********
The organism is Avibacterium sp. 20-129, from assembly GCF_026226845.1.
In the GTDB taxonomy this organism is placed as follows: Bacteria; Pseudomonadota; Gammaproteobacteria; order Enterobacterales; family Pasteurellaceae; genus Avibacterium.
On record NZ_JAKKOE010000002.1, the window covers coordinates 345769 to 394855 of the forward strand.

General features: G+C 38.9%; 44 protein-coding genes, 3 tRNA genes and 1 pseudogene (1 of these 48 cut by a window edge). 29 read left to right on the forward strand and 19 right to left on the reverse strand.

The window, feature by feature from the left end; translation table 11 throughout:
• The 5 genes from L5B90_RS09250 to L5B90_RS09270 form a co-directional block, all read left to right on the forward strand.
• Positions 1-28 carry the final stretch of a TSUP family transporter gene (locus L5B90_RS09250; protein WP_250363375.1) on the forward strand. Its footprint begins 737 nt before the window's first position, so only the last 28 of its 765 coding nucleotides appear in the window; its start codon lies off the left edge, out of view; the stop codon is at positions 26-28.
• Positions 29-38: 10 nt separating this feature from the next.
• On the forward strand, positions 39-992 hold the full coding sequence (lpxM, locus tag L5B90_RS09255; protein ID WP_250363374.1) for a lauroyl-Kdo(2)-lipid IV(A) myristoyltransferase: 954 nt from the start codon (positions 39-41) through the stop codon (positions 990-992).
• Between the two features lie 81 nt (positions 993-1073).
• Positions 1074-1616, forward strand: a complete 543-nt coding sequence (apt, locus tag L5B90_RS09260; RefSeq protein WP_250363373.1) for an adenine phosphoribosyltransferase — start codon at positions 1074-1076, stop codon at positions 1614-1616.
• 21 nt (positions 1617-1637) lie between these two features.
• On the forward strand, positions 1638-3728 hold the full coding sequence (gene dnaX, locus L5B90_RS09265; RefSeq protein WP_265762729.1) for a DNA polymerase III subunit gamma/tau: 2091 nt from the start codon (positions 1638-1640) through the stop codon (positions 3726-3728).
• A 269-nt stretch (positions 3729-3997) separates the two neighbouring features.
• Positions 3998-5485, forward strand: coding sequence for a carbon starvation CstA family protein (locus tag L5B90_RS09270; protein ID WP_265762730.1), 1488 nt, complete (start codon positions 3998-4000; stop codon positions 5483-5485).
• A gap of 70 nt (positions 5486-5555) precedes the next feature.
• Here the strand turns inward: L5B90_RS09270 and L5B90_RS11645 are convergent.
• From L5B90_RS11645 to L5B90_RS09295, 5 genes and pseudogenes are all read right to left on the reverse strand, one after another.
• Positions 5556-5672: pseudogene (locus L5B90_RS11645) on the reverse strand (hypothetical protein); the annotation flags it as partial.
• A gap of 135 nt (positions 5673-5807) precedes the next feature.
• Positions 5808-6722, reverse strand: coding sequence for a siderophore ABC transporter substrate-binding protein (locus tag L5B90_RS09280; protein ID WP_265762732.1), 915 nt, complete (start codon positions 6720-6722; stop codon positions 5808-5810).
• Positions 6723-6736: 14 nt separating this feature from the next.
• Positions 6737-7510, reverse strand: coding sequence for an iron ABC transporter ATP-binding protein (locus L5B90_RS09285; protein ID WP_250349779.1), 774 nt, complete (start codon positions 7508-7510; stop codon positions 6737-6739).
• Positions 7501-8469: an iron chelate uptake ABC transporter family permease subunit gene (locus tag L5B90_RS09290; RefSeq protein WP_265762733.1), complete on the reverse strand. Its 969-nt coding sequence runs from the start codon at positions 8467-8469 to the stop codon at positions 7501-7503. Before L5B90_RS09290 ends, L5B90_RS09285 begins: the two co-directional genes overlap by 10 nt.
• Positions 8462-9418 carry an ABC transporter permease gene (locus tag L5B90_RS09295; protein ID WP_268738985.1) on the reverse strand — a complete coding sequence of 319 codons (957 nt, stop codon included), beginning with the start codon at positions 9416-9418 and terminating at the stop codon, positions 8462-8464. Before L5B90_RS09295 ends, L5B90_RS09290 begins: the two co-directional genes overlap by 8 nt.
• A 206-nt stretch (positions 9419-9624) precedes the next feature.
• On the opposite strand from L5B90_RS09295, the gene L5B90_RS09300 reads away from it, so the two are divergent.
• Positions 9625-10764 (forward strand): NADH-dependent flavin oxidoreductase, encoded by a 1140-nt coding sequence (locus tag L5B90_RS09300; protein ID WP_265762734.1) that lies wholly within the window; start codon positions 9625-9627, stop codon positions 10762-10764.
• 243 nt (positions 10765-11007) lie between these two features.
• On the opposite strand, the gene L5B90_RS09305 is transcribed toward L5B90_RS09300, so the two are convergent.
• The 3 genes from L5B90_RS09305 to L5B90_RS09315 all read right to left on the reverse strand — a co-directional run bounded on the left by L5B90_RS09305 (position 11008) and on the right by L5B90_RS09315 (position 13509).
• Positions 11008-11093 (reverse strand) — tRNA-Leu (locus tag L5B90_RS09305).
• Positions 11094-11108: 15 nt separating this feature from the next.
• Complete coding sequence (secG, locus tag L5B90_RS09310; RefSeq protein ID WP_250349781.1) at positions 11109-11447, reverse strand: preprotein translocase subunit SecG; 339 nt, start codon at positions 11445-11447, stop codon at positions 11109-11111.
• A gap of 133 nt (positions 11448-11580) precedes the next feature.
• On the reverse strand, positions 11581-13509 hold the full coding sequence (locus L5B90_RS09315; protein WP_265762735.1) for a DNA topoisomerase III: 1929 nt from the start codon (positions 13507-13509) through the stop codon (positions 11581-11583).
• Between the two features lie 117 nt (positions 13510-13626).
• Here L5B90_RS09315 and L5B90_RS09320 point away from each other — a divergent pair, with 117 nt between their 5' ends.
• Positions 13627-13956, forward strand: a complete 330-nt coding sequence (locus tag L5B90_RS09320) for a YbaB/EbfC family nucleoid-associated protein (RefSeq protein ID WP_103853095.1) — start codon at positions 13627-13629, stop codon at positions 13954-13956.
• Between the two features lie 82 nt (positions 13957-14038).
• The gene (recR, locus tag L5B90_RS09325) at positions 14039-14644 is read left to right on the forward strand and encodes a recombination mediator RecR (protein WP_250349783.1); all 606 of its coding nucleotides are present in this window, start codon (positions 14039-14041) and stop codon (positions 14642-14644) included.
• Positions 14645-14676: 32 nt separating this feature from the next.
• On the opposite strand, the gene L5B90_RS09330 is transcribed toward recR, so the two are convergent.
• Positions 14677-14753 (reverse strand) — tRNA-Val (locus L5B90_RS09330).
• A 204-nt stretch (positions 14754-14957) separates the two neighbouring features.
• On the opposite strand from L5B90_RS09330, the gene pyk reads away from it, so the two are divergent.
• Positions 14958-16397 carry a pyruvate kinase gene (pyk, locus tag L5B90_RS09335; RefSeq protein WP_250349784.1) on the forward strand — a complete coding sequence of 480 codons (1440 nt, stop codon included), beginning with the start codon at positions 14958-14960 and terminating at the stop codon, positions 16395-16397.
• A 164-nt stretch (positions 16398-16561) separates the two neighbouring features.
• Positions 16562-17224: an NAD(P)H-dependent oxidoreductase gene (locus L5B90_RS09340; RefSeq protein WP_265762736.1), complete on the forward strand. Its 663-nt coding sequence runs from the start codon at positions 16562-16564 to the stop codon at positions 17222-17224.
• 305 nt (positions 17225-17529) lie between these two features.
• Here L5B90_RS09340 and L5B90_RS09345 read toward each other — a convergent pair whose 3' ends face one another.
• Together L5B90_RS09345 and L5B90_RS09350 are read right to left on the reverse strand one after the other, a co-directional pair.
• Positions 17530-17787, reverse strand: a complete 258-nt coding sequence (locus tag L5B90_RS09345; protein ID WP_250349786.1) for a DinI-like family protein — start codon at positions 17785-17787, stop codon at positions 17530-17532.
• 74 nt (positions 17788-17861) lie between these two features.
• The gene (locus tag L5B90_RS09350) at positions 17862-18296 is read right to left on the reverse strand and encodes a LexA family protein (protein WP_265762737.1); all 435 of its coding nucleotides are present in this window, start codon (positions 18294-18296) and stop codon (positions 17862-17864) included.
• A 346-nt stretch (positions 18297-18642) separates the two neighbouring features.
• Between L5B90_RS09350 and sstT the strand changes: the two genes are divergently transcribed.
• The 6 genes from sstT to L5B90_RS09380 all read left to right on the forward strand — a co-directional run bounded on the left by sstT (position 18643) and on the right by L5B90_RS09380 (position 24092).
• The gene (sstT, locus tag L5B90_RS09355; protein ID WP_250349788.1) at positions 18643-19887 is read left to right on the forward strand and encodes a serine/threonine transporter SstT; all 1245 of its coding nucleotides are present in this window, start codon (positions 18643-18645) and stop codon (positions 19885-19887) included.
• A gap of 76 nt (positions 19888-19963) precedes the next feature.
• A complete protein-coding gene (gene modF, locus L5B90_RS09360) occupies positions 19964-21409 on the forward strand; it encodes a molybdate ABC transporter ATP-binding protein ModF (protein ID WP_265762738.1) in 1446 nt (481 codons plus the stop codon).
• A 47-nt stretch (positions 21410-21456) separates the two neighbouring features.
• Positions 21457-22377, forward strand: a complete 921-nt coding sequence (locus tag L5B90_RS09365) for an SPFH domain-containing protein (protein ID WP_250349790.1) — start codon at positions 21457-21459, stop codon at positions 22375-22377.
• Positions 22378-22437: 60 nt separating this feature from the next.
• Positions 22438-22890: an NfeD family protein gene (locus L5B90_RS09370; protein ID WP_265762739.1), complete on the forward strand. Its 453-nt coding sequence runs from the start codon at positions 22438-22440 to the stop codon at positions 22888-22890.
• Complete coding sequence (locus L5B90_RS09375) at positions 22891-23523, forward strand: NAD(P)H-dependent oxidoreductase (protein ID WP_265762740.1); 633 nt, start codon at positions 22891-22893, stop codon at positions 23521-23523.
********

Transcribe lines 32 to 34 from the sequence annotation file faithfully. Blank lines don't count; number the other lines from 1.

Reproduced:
• Positions 11008-11093 (reverse strand) — tRNA-Leu (locus tag L5B90_RS09305).
• Positions 11094-11108: 15 nt separating this feature from the next.
• Complete coding sequence (secG, locus tag L5B90_RS09310; RefSeq protein ID WP_250349781.1) at positions 11109-11447, reverse strand: preprotein translocase subunit SecG; 339 nt, start codon at positions 11445-11447, stop codon at positions 11109-11111.